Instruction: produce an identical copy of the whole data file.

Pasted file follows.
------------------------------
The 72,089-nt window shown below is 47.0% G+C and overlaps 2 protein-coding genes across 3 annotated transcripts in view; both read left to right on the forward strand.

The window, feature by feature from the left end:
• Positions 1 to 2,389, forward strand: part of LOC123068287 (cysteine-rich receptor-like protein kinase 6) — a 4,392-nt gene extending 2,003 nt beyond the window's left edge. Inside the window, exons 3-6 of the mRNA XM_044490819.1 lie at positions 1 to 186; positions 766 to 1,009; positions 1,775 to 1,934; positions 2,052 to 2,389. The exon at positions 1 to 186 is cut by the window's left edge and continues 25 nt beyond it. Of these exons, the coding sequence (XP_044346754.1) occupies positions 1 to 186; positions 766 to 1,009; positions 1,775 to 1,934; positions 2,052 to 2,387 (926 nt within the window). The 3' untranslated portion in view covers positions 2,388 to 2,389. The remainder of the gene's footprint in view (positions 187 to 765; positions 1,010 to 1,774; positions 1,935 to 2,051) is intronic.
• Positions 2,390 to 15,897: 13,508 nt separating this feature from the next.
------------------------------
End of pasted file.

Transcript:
The 72,089-nt window shown below is 47.0% G+C and overlaps 2 protein-coding genes across 3 annotated transcripts in view; both read left to right on the forward strand.

The window, feature by feature from the left end:
• Positions 1 to 2,389, forward strand: part of LOC123068287 (cysteine-rich receptor-like protein kinase 6) — a 4,392-nt gene extending 2,003 nt beyond the window's left edge. Inside the window, exons 3-6 of the mRNA XM_044490819.1 lie at positions 1 to 186; positions 766 to 1,009; positions 1,775 to 1,934; positions 2,052 to 2,389. The exon at positions 1 to 186 is cut by the window's left edge and continues 25 nt beyond it. Of these exons, the coding sequence (XP_044346754.1) occupies positions 1 to 186; positions 766 to 1,009; positions 1,775 to 1,934; positions 2,052 to 2,387 (926 nt within the window). The 3' untranslated portion in view covers positions 2,388 to 2,389. The remainder of the gene's footprint in view (positions 187 to 765; positions 1,010 to 1,774; positions 1,935 to 2,051) is intronic.
• Positions 2,390 to 15,897: 13,508 nt separating this feature from the next.